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The new laser weapon demonstrator being built for the UK Ministry of Defence has been unveiled for the first time by the UK Dragonfire consortium at DSEI 2017 in London.

Led by MBDA, under contract to Dstl, UK Dragonfire is a grouping key players in the defence industry brought together to develop this new system for the UK Armed Forces.

For the first time, the consortium has revealed the design of the turret – known as a beam director – that will be used to trial this new technology. The beam director, which will be provided by Leonardo, brings together QinetiQ’s powerful laser emitter, as well as electro-optics for target identification and tracking. MBDA say it is bringing weapon system delivery experience and advanced weapon system command and control (C2) and image processing capability to UK Dragonfire, in addition to coordinating the overall effort.

The full-scale beam director is present at UK Dragonfire’s stand, at ND4 in the Naval Static Display Area. Half-scale models are also present on the stands of Leonardo, MBDA and QinetiQ.

Known as the Laser Directed Energy Weapon (LDEW) Capability Demonstrator Programme (CDP), the effort will see UK Dragonfire trial this new system in the maritime and land domains in 2019.

Among the uses of LDEW systems are providing very short-range air defence capability, close-in protection for naval vessels, counter-unmanned aerial vehicle (UAV), and protecting friendly forces from mortar and artillery attack.

A key benefit of the Dragonfire LDEW technology according to MBDA is that the base system is highly adaptable and its effects are highly scaleable. As such it offers a range of different engagement solutions depending on the tactical scenario, these include tracking, deterring, dazzling the sensors of a potential threat, up to damaging or destroying it.

UK Dragonfire was awarded a £30 million contract for the LDW CDP in early 2017 after a rigorous competitive evaluation. The team capitalises on the strengths of all the companies involved, including Leonardo, QinetiQ, MBDA, Arke, BAE Systems, Marshall and GKN.

21 COMMENTS

  1. Exciting new development, if the UK is to have a manufacturing future it is products like these that will provide it. Rather than wishful thinking about how many light frigates we can export into an already ferociously competitive market in which we be unable to compete due to our high cost low productivity base.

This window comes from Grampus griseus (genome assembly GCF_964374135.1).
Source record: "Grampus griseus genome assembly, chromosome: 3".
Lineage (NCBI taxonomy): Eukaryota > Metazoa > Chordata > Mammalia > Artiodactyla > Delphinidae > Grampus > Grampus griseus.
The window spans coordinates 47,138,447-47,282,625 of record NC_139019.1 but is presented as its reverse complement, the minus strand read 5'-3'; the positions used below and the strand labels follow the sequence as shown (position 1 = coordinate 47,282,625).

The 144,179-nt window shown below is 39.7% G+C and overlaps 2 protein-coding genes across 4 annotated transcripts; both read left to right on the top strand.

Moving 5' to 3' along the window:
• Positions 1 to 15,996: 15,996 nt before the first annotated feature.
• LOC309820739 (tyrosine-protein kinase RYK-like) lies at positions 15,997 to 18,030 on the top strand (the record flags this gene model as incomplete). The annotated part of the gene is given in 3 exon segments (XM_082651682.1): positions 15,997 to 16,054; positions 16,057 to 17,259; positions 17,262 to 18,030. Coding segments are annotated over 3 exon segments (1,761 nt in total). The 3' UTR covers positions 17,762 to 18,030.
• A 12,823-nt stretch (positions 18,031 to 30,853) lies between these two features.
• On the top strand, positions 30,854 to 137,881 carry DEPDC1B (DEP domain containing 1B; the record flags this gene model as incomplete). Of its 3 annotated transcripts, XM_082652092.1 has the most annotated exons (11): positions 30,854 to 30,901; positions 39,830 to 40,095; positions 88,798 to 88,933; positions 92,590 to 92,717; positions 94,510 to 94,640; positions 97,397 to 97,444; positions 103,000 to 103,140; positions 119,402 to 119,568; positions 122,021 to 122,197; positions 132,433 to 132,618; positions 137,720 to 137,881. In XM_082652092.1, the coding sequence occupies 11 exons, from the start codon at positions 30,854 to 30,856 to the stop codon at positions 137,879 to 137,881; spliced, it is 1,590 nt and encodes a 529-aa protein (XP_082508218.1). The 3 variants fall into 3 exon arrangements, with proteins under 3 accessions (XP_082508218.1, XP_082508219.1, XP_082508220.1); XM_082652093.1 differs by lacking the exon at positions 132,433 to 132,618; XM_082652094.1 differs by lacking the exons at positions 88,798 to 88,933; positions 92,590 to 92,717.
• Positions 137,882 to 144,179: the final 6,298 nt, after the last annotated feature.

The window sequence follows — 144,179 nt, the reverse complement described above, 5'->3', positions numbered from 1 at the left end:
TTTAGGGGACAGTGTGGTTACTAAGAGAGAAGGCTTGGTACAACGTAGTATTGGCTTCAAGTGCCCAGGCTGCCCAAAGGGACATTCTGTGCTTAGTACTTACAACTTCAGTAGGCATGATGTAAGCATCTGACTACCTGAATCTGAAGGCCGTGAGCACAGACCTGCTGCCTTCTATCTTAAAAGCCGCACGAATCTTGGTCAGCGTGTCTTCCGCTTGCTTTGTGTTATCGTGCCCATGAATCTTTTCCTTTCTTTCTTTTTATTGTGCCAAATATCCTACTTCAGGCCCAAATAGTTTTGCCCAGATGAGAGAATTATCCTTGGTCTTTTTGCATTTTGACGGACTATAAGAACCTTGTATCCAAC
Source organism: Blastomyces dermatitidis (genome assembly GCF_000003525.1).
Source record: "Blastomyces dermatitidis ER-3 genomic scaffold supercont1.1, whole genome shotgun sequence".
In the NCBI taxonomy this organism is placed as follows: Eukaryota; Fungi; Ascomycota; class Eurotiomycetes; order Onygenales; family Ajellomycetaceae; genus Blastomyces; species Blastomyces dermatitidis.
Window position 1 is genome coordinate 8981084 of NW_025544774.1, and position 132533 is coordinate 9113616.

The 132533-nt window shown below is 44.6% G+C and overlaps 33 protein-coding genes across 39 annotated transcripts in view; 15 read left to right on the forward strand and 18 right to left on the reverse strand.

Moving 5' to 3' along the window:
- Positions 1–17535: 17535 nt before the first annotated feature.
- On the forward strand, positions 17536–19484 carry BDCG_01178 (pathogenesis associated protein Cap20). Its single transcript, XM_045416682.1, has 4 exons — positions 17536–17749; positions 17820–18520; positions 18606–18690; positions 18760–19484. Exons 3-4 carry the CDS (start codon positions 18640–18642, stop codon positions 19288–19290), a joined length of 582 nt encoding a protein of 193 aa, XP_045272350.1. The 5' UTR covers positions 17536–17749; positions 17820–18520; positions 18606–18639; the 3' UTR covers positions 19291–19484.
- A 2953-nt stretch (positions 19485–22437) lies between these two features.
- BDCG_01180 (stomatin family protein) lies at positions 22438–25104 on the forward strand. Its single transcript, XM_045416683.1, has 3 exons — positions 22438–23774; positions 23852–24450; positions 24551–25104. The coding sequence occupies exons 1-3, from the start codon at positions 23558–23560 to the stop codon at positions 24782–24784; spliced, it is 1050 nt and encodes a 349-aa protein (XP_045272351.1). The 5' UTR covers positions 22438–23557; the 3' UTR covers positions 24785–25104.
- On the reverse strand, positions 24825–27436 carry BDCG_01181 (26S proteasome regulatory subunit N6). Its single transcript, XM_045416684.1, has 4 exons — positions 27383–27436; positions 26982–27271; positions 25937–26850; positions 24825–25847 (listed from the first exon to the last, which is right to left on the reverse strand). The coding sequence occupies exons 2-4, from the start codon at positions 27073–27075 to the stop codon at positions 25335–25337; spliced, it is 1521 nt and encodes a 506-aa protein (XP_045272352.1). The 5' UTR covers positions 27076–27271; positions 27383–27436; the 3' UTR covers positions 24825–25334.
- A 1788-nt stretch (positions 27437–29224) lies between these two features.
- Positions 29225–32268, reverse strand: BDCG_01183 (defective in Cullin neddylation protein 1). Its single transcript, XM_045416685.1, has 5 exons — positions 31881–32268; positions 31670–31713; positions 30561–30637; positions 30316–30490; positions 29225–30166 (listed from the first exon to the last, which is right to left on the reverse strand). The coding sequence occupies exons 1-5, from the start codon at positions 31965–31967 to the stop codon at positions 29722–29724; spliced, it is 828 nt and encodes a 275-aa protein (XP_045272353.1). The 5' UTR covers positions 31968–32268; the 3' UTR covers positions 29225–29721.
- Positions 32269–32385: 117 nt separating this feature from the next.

• its time we supported home ‘innovations too much experience and cunning brainpower is leached, and normally is ‘poached by other nations (u.s.) who then sell our own technology back to us. dragonfire could be one of the biggest revolutions in warfare since the torpedo, it should recieve the support and backing to match that assumption. the assumption of export is a completely different thing than a frigates drawings.the two are entirely at odds. a penny per shot with a laser compared to god knows what for an aster missile. these look like small easily fitted modules which if as good as expected could turn a fishing boat into a destroyer at the flick of a switch.systems fitted say to the q.e could totally change the perception of the ships defence capability. high cost, ow delivery?look at the fiasco which is the f 35 24 planes by 2023! and we are dim enough to fall for it. if the u.k. wants the best, it has to go the extra half mile to get it. what if the harrier had been binned because it was a freak and waste of time the falkland islanders would be speaking spanish.

  2. From what I’ve read of other systems this isn’t quite the Star Trek stuff that some might imagine though is it? Other systems that I’ve read about need to track a target quite accurately and keep the laser focussed on it for quite a while (some seconds) to get enough heat energy into it to do damage. Is that the case here or is it really a much quicker zap-and-it’s gone type of thing?

    Also on this subject, is it true that the RN had an experimental weapon deployed in the Falklands war? I think I saw or read somewhere that there was a classified weapon on one of the ships, mostly kept under covers, that (I think) was designed to blind enemy pilots. Am I imagining or mis-remembering that?

    • The UK did deploy lasers on warships during the Falklands war 1982, these were quite primitive and limited in use.

      They were used to dazzle the pilots flying at very low levels directly towards the warship, in the hope he would be unable to continue his flight path or crash into the sea.